Until you take that first step with God, there will not be any others.  Until you are willing to admit your need and receive the new life that only He can give, you cannot go further.  It’s time to stop making excuses.  It is time to stop delaying.  It is time to trust.  It is time to say, “Lord Jesus, I receive the salvation and the new life that is made possible only through your death and resurrection.  From this day forward I will (if you help me) follow you . . . because I believe you are the only one who knows the way home.

God has made His will clear in the Bible.  If we want His guidance, then we need to do what He has told us to do.

Third, we see the incredible power of prayer.  Elijah prayed that it would not rain and it didn’t.  The book of James tells us “the prayer of a righteous man is powerful and effective”.  Let me ask you, “Does ‘powerful and effective’ describe your prayer life?”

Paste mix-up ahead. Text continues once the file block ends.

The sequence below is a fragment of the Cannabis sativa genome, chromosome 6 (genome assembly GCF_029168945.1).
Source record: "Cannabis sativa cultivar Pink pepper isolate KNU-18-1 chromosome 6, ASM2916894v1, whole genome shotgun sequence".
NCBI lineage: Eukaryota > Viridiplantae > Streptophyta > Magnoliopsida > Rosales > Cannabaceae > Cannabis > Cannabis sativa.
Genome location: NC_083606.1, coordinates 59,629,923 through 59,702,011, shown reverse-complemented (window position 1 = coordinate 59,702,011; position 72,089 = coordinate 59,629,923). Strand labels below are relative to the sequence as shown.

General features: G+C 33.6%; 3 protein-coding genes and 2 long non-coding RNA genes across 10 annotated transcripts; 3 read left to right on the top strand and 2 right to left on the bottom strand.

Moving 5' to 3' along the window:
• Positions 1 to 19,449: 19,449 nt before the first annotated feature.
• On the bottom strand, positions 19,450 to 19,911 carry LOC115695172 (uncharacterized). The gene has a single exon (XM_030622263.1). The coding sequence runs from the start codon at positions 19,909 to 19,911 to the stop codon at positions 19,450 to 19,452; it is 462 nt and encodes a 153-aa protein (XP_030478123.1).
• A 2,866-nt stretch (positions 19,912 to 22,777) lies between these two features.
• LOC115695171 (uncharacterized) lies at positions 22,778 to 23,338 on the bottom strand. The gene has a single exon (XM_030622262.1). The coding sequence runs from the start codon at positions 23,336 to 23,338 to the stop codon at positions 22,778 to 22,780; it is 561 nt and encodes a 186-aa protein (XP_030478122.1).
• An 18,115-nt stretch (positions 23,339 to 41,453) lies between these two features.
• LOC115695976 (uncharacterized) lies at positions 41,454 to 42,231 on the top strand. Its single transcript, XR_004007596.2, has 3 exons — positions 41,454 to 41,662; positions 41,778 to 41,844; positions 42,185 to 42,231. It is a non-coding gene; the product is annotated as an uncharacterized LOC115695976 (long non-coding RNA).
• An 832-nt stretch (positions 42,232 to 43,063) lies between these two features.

We spend too much time “doing our prayers”.  We need to spend more time talking to God.  We need to interact with the Father.  We need to pray with passion and heart.  If we will grab hold of prayer we will find God grab hold of us.

What would happen if Christians prayed for their countries as Elijah prayed for his?  What would happen if we hungered for godliness like he did?  What if we were more concerned about the heart of our nation than we are our inflation rate or price of gas? What if we took every tragic happening and viewed it as fuel to keep us praying?  You know what would happen . . . we would have a different world.

Finally, God can use anyone who will trust Him.  Dwight Moody was captivated one day when a speaker said, “The world has yet to see what God can do through one man or woman who is completely devoted to Him.”  Moody decided that that one committed man would be him.

Dwight Moody was a simple man.  Elijah was an unknown prophet.  The widow of Zarephath isn’t even known by her name.  Yet they were greatly used of God.  They had one thing in common: they were willing to be used.  If you and I would be willing to be used by God in whatever way He wanted to use us, we would be surprised, astonished and ultimately delighted by what God could do through nobodies like you and me.